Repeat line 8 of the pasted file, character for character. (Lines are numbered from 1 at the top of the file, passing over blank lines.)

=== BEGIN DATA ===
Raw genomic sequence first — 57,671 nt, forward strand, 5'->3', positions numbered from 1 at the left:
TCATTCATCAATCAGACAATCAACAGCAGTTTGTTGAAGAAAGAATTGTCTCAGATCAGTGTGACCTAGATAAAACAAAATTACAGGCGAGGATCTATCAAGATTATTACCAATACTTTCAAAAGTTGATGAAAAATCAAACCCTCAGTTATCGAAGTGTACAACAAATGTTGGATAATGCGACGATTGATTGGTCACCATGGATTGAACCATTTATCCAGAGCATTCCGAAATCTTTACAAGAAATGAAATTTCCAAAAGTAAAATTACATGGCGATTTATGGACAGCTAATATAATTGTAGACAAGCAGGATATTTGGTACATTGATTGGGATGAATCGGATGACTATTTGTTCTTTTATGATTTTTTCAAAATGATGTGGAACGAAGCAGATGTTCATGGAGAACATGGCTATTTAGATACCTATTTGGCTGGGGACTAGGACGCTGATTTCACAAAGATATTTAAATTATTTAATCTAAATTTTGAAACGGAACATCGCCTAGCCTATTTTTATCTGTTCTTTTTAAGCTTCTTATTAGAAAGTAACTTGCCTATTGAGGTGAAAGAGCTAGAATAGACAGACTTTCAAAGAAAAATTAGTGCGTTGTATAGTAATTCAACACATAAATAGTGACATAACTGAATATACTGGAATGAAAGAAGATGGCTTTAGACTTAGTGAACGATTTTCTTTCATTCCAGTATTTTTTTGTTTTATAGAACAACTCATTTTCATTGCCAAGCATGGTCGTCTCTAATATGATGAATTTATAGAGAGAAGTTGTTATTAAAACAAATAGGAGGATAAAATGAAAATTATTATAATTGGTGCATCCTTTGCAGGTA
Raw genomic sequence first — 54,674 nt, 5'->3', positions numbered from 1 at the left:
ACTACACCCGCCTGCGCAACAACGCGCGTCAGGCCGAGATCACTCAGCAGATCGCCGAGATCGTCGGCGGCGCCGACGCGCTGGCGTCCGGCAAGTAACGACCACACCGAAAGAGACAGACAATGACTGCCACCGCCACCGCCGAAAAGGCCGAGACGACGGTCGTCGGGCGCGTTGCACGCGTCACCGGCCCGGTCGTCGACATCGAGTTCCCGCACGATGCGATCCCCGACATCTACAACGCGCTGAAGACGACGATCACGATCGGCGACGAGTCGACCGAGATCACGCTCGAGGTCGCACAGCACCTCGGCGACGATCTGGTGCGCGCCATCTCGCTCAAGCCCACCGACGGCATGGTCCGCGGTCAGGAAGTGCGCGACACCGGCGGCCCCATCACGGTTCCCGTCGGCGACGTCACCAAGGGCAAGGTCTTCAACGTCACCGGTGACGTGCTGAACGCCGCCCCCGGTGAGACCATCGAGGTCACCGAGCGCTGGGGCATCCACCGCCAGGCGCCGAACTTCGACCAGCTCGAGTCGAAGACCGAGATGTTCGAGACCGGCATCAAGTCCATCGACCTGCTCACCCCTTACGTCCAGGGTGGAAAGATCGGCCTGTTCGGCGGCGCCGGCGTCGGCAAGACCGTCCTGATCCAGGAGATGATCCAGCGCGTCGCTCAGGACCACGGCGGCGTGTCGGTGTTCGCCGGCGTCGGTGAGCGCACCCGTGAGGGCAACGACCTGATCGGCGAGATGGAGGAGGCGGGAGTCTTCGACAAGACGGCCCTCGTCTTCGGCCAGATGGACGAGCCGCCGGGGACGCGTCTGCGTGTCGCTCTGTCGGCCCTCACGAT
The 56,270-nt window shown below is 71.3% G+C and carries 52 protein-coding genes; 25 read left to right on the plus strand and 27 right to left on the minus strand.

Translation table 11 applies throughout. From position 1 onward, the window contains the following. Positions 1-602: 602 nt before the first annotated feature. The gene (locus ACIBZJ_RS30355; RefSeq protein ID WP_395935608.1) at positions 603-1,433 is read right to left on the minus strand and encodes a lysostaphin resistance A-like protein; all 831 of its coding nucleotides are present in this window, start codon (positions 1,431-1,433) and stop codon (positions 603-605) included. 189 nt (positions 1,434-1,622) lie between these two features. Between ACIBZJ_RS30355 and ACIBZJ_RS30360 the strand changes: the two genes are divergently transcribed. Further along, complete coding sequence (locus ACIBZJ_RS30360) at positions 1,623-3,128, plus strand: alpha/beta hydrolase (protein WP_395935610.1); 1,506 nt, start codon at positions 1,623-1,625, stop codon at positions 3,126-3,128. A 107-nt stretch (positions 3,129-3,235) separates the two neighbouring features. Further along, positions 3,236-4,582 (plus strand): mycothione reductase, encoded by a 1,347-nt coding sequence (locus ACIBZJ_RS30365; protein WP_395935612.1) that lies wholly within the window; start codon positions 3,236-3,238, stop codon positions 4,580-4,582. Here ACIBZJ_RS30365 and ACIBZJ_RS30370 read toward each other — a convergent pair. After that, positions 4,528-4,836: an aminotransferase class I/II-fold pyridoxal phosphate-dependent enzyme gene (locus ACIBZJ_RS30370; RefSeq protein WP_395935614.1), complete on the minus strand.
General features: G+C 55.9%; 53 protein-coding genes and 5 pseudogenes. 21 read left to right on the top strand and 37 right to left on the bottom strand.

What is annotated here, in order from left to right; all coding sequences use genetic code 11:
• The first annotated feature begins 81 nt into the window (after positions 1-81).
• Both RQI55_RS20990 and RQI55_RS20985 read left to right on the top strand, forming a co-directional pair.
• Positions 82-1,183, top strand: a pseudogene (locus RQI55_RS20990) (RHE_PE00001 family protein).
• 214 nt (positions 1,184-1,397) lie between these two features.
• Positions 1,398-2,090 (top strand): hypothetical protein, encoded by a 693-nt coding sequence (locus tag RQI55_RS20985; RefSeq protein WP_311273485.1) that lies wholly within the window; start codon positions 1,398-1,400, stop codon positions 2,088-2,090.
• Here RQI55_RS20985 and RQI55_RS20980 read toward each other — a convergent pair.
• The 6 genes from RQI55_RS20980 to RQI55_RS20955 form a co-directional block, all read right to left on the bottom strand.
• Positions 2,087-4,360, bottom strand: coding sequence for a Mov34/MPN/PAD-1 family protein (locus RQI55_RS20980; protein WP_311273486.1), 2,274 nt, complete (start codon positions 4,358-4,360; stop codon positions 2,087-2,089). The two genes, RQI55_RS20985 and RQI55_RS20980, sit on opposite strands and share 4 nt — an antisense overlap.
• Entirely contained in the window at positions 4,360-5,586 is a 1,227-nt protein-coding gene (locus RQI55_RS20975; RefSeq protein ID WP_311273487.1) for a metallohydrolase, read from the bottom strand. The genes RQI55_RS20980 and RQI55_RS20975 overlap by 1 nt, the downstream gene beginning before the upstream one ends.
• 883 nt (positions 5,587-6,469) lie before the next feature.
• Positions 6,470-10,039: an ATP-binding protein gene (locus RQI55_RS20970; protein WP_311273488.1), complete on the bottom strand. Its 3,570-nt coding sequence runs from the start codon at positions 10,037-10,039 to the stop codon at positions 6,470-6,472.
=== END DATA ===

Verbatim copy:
What is annotated here, in order from left to right; all coding sequences use genetic code 11: